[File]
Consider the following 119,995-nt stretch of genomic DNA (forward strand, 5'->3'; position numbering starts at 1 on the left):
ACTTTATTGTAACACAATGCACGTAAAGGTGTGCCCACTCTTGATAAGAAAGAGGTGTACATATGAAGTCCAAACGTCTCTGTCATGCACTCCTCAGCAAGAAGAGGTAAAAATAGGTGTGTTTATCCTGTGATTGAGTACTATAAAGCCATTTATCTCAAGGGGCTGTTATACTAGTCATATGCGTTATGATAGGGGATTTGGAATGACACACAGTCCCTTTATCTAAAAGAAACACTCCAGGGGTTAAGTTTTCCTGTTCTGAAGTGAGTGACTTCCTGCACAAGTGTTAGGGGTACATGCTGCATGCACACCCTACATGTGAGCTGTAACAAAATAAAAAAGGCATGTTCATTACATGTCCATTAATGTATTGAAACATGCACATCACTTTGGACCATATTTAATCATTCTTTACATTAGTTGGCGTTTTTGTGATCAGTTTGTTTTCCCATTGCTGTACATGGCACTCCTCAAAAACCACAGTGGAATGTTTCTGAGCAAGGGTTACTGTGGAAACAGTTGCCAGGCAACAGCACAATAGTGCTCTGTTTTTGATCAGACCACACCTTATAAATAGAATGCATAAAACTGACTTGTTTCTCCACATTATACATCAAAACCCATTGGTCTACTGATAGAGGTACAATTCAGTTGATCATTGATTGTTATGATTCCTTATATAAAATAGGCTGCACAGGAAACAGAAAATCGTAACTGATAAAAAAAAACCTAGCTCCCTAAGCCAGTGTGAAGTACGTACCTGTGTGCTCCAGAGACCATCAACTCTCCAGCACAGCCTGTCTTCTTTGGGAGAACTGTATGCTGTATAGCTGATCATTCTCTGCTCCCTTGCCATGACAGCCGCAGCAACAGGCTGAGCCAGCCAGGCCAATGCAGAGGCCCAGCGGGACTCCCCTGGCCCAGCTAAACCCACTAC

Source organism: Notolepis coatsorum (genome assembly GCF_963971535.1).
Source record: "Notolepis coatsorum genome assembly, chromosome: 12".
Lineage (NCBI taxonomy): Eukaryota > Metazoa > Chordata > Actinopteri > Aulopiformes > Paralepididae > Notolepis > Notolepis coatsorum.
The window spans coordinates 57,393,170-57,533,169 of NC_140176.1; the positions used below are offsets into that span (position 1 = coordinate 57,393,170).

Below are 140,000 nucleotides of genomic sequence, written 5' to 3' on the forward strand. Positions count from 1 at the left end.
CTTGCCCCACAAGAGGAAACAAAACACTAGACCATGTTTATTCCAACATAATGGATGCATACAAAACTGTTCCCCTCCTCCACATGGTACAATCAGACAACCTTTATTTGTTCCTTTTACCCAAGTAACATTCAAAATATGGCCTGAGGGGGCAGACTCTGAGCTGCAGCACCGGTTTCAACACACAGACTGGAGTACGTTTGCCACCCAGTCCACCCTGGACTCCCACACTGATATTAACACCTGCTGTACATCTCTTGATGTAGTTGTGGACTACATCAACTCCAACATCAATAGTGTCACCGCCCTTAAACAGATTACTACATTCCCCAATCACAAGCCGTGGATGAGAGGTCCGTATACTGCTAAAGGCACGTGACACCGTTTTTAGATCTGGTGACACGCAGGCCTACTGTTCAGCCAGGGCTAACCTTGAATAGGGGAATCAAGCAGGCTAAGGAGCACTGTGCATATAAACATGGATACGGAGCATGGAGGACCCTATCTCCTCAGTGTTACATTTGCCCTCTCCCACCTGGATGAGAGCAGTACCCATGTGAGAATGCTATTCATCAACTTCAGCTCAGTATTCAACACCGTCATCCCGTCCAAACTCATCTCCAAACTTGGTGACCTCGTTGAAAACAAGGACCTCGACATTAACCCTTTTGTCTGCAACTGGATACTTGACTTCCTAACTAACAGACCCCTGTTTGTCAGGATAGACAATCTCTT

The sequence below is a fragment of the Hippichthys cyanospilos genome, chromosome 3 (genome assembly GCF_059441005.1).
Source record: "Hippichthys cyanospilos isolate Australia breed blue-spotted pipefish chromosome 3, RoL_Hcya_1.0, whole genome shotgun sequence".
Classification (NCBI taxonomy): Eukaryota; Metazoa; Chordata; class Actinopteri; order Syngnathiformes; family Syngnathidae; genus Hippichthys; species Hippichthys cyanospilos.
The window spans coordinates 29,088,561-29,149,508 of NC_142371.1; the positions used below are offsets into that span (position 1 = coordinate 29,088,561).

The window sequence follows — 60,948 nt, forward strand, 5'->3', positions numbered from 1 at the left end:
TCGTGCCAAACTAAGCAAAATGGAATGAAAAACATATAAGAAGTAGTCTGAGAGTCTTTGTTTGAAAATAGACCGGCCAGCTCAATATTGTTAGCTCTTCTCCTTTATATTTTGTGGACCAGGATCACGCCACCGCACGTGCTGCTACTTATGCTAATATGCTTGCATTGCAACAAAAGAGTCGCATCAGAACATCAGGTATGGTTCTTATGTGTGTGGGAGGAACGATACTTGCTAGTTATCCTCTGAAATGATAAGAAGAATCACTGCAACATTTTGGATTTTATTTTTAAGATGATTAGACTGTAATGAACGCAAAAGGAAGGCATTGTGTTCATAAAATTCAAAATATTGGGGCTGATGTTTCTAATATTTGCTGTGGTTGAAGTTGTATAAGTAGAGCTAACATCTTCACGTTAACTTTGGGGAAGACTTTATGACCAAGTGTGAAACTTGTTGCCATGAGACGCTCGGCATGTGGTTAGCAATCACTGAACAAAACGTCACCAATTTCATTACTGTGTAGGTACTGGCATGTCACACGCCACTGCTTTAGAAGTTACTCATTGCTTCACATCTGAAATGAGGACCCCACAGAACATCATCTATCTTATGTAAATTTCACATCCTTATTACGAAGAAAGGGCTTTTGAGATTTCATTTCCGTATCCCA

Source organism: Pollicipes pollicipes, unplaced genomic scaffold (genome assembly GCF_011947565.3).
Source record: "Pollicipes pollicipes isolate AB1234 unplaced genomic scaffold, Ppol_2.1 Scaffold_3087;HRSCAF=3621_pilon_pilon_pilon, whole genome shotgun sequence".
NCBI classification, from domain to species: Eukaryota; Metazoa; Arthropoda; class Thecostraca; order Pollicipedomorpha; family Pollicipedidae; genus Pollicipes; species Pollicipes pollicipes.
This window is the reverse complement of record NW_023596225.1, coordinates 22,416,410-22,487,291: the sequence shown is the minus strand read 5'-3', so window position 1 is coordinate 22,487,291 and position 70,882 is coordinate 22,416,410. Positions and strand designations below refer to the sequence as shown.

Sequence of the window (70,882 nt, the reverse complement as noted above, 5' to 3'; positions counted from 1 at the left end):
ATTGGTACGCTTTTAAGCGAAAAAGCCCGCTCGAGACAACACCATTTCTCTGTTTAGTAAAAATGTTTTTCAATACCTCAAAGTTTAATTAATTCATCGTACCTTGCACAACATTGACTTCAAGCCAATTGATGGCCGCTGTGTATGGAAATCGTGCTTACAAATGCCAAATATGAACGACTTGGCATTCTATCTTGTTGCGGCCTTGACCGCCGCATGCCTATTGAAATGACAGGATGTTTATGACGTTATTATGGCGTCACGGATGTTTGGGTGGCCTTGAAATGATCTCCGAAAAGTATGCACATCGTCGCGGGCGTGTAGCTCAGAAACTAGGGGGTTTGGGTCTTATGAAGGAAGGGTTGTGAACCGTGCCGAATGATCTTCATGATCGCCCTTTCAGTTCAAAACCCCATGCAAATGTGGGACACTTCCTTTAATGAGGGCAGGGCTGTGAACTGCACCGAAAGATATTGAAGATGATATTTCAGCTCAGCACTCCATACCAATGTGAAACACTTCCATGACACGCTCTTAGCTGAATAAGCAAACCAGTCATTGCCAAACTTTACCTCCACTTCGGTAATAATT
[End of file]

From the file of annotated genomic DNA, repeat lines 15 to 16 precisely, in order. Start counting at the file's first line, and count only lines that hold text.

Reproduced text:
Source organism: Pollicipes pollicipes, unplaced genomic scaffold (genome assembly GCF_011947565.3).
Source record: "Pollicipes pollicipes isolate AB1234 unplaced genomic scaffold, Ppol_2.1 Scaffold_3087;HRSCAF=3621_pilon_pilon_pilon, whole genome shotgun sequence".